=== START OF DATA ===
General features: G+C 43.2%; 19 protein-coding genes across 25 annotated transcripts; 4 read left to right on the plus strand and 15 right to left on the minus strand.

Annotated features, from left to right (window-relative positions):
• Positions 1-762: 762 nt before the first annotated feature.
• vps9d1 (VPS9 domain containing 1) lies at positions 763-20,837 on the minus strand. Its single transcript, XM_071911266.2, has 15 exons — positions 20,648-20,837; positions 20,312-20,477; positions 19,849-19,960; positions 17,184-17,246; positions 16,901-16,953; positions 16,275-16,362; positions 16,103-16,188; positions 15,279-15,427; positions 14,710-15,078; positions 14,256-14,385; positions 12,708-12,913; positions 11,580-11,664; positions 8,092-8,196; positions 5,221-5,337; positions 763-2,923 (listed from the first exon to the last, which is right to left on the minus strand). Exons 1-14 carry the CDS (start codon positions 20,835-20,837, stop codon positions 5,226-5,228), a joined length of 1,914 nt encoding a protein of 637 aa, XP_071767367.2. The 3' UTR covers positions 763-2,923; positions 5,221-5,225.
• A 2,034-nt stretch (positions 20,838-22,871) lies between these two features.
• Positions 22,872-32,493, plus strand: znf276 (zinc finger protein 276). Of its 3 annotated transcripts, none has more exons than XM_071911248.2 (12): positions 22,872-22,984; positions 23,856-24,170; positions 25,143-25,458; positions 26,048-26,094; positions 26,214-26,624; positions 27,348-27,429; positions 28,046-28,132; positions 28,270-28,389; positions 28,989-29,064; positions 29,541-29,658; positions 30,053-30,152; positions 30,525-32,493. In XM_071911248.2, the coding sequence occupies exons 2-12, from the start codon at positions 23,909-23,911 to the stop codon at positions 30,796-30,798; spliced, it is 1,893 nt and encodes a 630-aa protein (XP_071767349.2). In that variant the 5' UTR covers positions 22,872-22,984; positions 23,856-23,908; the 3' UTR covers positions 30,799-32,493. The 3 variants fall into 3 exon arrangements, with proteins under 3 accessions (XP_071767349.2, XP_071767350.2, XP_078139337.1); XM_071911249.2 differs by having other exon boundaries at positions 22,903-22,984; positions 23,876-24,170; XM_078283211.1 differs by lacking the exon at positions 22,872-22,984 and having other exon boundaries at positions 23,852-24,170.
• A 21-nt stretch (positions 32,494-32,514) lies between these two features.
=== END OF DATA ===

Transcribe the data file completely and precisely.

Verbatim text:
General features: G+C 43.2%; 19 protein-coding genes across 25 annotated transcripts; 4 read left to right on the plus strand and 15 right to left on the minus strand.

Annotated features, from left to right (window-relative positions):
• Positions 1-762: 762 nt before the first annotated feature.
• vps9d1 (VPS9 domain containing 1) lies at positions 763-20,837 on the minus strand. Its single transcript, XM_071911266.2, has 15 exons — positions 20,648-20,837; positions 20,312-20,477; positions 19,849-19,960; positions 17,184-17,246; positions 16,901-16,953; positions 16,275-16,362; positions 16,103-16,188; positions 15,279-15,427; positions 14,710-15,078; positions 14,256-14,385; positions 12,708-12,913; positions 11,580-11,664; positions 8,092-8,196; positions 5,221-5,337; positions 763-2,923 (listed from the first exon to the last, which is right to left on the minus strand). Exons 1-14 carry the CDS (start codon positions 20,835-20,837, stop codon positions 5,226-5,228), a joined length of 1,914 nt encoding a protein of 637 aa, XP_071767367.2. The 3' UTR covers positions 763-2,923; positions 5,221-5,225.
• A 2,034-nt stretch (positions 20,838-22,871) lies between these two features.
• Positions 22,872-32,493, plus strand: znf276 (zinc finger protein 276). Of its 3 annotated transcripts, none has more exons than XM_071911248.2 (12): positions 22,872-22,984; positions 23,856-24,170; positions 25,143-25,458; positions 26,048-26,094; positions 26,214-26,624; positions 27,348-27,429; positions 28,046-28,132; positions 28,270-28,389; positions 28,989-29,064; positions 29,541-29,658; positions 30,053-30,152; positions 30,525-32,493. In XM_071911248.2, the coding sequence occupies exons 2-12, from the start codon at positions 23,909-23,911 to the stop codon at positions 30,796-30,798; spliced, it is 1,893 nt and encodes a 630-aa protein (XP_071767349.2). In that variant the 5' UTR covers positions 22,872-22,984; positions 23,856-23,908; the 3' UTR covers positions 30,799-32,493. The 3 variants fall into 3 exon arrangements, with proteins under 3 accessions (XP_071767349.2, XP_071767350.2, XP_078139337.1); XM_071911249.2 differs by having other exon boundaries at positions 22,903-22,984; positions 23,876-24,170; XM_078283211.1 differs by lacking the exon at positions 22,872-22,984 and having other exon boundaries at positions 23,852-24,170.
• A 21-nt stretch (positions 32,494-32,514) lies between these two features.